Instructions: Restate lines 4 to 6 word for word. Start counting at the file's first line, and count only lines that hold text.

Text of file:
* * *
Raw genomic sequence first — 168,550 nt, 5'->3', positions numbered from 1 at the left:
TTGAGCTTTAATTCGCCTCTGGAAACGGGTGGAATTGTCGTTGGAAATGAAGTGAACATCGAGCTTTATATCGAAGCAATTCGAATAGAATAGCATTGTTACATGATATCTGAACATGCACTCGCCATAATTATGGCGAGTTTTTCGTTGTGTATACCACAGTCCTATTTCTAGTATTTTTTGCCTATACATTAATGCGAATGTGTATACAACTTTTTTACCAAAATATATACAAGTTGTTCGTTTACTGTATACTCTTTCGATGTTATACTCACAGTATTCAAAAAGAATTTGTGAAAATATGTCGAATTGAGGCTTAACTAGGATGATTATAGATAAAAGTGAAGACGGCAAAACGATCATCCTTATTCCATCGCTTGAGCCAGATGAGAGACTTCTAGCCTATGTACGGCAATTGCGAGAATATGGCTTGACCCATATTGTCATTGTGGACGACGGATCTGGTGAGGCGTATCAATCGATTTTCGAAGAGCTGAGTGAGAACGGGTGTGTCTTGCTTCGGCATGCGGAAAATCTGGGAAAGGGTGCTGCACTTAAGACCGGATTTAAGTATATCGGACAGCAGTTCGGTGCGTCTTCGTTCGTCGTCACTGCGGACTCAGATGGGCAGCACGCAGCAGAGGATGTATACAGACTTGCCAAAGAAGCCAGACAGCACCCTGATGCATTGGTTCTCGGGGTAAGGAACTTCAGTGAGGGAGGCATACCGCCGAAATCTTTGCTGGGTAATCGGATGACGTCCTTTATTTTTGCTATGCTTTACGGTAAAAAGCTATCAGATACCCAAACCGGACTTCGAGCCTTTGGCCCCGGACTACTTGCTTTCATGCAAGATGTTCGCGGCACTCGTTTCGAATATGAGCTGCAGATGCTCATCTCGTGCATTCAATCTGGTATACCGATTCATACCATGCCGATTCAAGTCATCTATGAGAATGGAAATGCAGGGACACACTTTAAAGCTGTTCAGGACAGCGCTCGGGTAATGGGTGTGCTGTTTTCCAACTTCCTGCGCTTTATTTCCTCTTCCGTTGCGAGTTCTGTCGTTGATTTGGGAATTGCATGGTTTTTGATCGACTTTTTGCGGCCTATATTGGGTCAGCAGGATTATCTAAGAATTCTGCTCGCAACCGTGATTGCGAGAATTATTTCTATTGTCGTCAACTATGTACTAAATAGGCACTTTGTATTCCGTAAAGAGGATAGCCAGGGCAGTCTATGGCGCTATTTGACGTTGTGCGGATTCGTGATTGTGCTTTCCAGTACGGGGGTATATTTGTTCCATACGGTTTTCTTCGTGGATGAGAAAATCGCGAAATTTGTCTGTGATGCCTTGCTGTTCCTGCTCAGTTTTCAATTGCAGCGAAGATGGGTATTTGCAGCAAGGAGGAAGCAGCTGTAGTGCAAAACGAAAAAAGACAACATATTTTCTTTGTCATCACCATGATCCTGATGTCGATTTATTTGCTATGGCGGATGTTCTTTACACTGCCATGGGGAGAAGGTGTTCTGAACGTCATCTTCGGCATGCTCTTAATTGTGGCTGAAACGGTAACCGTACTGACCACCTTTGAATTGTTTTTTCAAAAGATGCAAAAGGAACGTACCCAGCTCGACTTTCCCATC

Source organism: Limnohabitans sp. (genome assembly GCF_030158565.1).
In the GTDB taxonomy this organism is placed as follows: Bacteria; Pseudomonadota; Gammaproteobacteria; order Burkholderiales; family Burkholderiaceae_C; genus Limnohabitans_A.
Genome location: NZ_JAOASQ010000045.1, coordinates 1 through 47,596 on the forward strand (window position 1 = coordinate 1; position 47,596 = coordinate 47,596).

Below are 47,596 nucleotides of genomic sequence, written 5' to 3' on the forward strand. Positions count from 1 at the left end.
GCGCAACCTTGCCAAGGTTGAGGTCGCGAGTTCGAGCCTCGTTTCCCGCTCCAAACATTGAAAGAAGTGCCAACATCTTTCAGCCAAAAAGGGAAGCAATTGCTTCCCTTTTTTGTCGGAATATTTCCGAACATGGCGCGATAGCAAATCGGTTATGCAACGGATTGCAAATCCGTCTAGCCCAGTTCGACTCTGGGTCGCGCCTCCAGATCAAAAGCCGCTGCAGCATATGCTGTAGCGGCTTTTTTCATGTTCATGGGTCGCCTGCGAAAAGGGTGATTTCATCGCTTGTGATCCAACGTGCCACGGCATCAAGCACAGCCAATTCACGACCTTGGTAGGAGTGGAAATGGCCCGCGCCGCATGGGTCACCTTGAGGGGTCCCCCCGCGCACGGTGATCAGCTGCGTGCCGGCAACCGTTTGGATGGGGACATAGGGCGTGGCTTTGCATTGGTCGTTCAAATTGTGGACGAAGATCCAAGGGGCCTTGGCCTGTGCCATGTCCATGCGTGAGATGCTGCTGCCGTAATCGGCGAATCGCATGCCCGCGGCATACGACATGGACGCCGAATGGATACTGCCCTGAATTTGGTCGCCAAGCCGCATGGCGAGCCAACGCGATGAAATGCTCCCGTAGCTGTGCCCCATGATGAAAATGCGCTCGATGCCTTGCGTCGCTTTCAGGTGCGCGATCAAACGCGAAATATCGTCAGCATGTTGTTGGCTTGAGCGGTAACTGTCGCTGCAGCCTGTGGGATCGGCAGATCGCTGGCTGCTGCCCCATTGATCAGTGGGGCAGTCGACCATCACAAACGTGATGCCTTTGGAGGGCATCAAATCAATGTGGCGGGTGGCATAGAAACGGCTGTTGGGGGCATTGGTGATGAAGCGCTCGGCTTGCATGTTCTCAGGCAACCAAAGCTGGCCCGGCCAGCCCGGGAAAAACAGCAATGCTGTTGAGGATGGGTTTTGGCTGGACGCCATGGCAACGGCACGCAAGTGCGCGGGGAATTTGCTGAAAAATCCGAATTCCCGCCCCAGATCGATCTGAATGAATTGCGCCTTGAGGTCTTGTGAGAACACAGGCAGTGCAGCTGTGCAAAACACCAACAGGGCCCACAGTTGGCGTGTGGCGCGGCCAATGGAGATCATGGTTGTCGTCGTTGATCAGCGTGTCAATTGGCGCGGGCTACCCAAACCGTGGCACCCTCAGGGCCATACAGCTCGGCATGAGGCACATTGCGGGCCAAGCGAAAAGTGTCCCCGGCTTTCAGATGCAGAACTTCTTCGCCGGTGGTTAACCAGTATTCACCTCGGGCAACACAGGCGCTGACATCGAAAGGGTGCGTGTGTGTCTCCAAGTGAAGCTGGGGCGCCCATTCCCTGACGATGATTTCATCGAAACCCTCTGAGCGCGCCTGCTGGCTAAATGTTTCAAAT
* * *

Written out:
In the GTDB taxonomy this organism is placed as follows: Bacteria; Pseudomonadota; Gammaproteobacteria; order Burkholderiales; family Burkholderiaceae_C; genus Limnohabitans_A.
Genome location: NZ_JAOASQ010000045.1, coordinates 1 through 47,596 on the forward strand (window position 1 = coordinate 1; position 47,596 = coordinate 47,596).

Below are 47,596 nucleotides of genomic sequence, written 5' to 3' on the forward strand. Positions count from 1 at the left end.